From Matt Whitney…

Yesterday Today Forever

Matt’s painting as of December 1

Tuesday was a slamming day for me. I stayed home in the morning to watch my baby son Grey. Once the babysitter came to relieve me, it was off to get a van, transport art to a photographer for a photo shoot, returning the van, delivering a sold painting, quick dinner at a Mexican restaurant with my family, then off to UPC. I was invited by Jon Epps to share with friends at Convergence a short witness and description of the Advent Project. I spoke to the concept of Incarnation in my work. As the Word was made Flesh, and as we were made in His Image at the Creation, I described that humans have a little bit of that inherent need to create in us, and that’s part of what makes art important in the world. I also spoke to concepts of Grace and Truth in my work, and that though we dwell in a dark world and are ourselves wholly broken, we are made wholly good by the work of Christ on our behalf. Thus, my images don’t always comfort; but they always point to Hope and Truth.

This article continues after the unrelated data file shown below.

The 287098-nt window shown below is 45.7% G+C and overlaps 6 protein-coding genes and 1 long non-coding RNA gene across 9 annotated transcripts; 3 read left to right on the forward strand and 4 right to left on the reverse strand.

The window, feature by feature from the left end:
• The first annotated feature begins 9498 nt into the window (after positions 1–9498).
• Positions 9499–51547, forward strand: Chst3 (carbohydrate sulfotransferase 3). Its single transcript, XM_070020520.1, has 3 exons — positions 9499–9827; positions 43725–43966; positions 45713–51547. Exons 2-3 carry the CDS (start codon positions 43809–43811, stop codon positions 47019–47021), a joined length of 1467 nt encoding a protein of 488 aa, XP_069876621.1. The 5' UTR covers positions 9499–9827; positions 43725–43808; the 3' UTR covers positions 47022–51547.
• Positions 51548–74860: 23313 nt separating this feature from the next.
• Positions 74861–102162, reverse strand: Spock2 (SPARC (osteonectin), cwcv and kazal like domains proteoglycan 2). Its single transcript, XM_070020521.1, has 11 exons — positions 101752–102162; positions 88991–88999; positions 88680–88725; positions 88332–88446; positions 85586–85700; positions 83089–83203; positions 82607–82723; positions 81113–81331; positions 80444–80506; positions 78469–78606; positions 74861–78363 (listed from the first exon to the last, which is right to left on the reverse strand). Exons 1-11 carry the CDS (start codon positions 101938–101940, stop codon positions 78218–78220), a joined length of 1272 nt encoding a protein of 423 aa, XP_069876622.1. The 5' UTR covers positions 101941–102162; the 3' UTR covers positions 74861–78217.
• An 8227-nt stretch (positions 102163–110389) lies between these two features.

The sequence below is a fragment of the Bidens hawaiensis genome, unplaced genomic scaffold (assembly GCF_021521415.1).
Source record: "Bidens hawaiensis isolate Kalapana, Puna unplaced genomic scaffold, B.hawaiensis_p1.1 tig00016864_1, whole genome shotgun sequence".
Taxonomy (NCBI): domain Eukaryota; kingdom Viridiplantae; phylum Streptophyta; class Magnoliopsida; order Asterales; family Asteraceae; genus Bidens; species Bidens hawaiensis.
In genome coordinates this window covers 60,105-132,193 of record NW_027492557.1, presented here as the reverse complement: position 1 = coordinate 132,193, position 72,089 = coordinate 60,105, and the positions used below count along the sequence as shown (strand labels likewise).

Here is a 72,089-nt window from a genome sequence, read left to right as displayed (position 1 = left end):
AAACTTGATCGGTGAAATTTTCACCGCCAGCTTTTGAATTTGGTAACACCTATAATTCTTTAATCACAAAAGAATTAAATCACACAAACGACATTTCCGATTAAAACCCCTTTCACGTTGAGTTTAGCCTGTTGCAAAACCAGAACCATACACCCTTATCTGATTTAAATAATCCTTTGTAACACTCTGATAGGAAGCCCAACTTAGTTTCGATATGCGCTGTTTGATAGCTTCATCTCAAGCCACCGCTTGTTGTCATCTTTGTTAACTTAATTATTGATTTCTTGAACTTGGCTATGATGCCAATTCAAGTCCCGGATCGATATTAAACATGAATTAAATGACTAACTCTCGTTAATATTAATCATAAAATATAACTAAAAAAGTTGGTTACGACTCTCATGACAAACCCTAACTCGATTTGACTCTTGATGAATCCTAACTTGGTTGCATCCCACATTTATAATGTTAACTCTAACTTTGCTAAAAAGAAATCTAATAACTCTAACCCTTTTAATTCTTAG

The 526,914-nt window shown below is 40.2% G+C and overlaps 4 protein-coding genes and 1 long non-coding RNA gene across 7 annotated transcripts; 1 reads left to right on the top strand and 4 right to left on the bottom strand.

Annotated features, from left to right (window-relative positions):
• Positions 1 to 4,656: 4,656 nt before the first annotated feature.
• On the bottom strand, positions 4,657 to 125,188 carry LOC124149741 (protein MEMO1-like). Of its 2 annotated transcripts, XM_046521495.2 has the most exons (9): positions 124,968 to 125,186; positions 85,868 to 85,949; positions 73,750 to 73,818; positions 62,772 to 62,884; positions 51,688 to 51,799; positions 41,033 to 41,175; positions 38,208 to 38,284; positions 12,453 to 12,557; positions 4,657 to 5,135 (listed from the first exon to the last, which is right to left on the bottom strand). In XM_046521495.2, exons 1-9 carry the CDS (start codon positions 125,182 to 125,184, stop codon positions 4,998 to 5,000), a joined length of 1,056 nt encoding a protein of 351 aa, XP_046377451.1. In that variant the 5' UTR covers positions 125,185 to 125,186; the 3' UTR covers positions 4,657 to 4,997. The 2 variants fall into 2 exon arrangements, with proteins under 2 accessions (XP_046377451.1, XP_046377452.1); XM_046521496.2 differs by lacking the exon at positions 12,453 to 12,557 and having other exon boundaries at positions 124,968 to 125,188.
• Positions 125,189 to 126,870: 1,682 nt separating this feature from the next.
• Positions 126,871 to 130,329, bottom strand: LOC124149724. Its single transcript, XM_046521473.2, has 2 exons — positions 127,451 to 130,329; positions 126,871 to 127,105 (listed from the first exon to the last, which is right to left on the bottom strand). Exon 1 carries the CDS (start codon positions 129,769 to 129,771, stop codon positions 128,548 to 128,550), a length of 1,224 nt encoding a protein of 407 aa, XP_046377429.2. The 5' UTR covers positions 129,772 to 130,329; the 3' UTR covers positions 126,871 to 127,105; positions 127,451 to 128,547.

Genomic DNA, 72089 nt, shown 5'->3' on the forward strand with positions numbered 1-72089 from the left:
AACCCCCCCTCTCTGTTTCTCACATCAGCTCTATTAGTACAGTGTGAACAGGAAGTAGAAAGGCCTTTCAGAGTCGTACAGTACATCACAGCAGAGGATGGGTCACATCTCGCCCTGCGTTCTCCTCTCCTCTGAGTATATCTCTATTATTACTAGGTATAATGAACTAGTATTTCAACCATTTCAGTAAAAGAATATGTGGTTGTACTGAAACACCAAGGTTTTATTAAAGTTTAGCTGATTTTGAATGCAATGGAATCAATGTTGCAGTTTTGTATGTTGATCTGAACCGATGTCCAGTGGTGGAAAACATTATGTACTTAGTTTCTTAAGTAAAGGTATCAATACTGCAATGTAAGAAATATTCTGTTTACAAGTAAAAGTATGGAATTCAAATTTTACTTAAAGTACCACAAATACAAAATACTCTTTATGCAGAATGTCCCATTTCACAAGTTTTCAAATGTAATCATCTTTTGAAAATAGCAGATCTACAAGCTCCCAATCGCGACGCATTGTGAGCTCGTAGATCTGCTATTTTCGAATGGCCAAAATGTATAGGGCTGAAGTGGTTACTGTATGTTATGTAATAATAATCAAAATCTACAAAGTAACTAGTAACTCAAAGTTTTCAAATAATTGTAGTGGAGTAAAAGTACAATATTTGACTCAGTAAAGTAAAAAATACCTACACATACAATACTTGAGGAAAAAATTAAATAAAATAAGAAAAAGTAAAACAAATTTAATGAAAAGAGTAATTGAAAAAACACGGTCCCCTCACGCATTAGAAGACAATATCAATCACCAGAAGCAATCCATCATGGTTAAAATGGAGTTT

As I reflect on the season, heeding the call that Tim Snow gave during his sermon to “live awake” during Advent, my desire to see the world fully restored becomes much more acute.  I’m not going to dance around it: it’s been a dark couple of months here in Seattle. My neighborhood was plagued with arsons, a Seattle police officer was murdered, and then the horrible attack on the four police officers in Lakewood this past Sunday morning. Just senseless acts of evil that shake us to our core and make us cry out in pain and agony for the world. As Tim said, we long for Jesus to make us whole. The Advent painting is a contemplation of this longing. The painted image of the star over the city is one we cannot see but represents that ultimate truth that God is with us now, as he was 2000 years ago. The hope of the Advent star still resonates in our souls today, guiding us to that perfect light.